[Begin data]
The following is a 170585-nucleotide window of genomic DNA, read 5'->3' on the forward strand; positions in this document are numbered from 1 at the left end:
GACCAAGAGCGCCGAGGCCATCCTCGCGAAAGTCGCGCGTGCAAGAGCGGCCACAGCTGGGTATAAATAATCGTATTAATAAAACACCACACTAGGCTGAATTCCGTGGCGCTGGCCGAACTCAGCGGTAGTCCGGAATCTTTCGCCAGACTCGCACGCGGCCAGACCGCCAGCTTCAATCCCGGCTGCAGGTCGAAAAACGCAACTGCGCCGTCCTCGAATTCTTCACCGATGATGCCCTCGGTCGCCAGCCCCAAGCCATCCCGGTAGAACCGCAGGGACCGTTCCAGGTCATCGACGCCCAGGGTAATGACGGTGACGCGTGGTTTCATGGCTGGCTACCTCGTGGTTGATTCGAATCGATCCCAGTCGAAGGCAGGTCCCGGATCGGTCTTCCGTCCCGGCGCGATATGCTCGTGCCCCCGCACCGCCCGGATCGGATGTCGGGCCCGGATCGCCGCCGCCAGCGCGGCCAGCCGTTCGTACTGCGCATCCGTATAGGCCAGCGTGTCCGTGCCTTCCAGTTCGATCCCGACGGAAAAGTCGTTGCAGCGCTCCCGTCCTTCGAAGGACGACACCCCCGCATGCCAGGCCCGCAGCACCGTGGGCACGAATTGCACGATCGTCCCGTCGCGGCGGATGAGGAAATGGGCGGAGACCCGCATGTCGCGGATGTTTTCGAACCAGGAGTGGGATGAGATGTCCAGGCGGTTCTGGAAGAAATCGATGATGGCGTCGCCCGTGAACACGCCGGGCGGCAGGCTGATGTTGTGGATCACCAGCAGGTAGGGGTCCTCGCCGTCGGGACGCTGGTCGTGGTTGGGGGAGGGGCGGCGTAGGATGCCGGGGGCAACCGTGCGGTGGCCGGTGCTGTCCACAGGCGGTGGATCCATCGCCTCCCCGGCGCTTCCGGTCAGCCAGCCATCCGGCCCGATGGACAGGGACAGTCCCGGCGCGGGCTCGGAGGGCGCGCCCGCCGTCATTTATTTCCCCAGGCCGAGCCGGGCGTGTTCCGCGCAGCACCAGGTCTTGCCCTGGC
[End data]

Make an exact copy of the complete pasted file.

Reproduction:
The following is a 170585-nucleotide window of genomic DNA, read 5'->3' on the forward strand; positions in this document are numbered from 1 at the left end:
GACCAAGAGCGCCGAGGCCATCCTCGCGAAAGTCGCGCGTGCAAGAGCGGCCACAGCTGGGTATAAATAATCGTATTAATAAAACACCACACTAGGCTGAATTCCGTGGCGCTGGCCGAACTCAGCGGTAGTCCGGAATCTTTCGCCAGACTCGCACGCGGCCAGACCGCCAGCTTCAATCCCGGCTGCAGGTCGAAAAACGCAACTGCGCCGTCCTCGAATTCTTCACCGATGATGCCCTCGGTCGCCAGCCCCAAGCCATCCCGGTAGAACCGCAGGGACCGTTCCAGGTCATCGACGCCCAGGGTAATGACGGTGACGCGTGGTTTCATGGCTGGCTACCTCGTGGTTGATTCGAATCGATCCCAGTCGAAGGCAGGTCCCGGATCGGTCTTCCGTCCCGGCGCGATATGCTCGTGCCCCCGCACCGCCCGGATCGGATGTCGGGCCCGGATCGCCGCCGCCAGCGCGGCCAGCCGTTCGTACTGCGCATCCGTATAGGCCAGCGTGTCCGTGCCTTCCAGTTCGATCCCGACGGAAAAGTCGTTGCAGCGCTCCCGTCCTTCGAAGGACGACACCCCCGCATGCCAGGCCCGCAGCACCGTGGGCACGAATTGCACGATCGTCCCGTCGCGGCGGATGAGGAAATGGGCGGAGACCCGCATGTCGCGGATGTTTTCGAACCAGGAGTGGGATGAGATGTCCAGGCGGTTCTGGAAGAAATCGATGATGGCGTCGCCCGTGAACACGCCGGGCGGCAGGCTGATGTTGTGGATCACCAGCAGGTAGGGGTCCTCGCCGTCGGGACGCTGGTCGTGGTTGGGGGAGGGGCGGCGTAGGATGCCGGGGGCAACCGTGCGGTGGCCGGTGCTGTCCACAGGCGGTGGATCCATCGCCTCCCCGGCGCTTCCGGTCAGCCAGCCATCCGGCCCGATGGACAGGGACAGTCCCGGCGCGGGCTCGGAGGGCGCGCCCGCCGTCATTTATTTCCCCAGGCCGAGCCGGGCGTGTTCCGCGCAGCACCAGGTCTTGCCCTGGC